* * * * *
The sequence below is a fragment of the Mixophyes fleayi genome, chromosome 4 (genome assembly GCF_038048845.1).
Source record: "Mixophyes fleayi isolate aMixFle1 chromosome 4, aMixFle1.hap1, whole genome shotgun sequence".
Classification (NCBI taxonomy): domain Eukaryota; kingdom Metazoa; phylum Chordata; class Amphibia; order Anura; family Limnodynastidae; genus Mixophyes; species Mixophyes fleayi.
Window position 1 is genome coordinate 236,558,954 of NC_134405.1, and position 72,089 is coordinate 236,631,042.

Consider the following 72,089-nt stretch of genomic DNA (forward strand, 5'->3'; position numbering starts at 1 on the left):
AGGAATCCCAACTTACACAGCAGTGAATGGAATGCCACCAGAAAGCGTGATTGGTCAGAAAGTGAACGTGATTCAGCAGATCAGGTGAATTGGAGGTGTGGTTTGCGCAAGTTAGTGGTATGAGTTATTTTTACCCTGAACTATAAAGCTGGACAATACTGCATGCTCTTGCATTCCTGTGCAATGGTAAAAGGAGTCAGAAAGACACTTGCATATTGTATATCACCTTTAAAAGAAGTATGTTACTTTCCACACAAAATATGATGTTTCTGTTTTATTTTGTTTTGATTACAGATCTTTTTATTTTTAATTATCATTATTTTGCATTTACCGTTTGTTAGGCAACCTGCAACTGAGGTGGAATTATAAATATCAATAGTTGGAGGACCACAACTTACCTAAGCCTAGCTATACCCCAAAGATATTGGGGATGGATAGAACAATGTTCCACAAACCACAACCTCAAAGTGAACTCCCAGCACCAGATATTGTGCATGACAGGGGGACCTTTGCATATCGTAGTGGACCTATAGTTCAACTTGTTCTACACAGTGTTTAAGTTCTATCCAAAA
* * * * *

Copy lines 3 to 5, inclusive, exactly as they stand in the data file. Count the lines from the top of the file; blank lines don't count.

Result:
Classification (NCBI taxonomy): domain Eukaryota; kingdom Metazoa; phylum Chordata; class Amphibia; order Anura; family Limnodynastidae; genus Mixophyes; species Mixophyes fleayi.
Window position 1 is genome coordinate 236,558,954 of NC_134405.1, and position 72,089 is coordinate 236,631,042.

Consider the following 72,089-nt stretch of genomic DNA (forward strand, 5'->3'; position numbering starts at 1 on the left):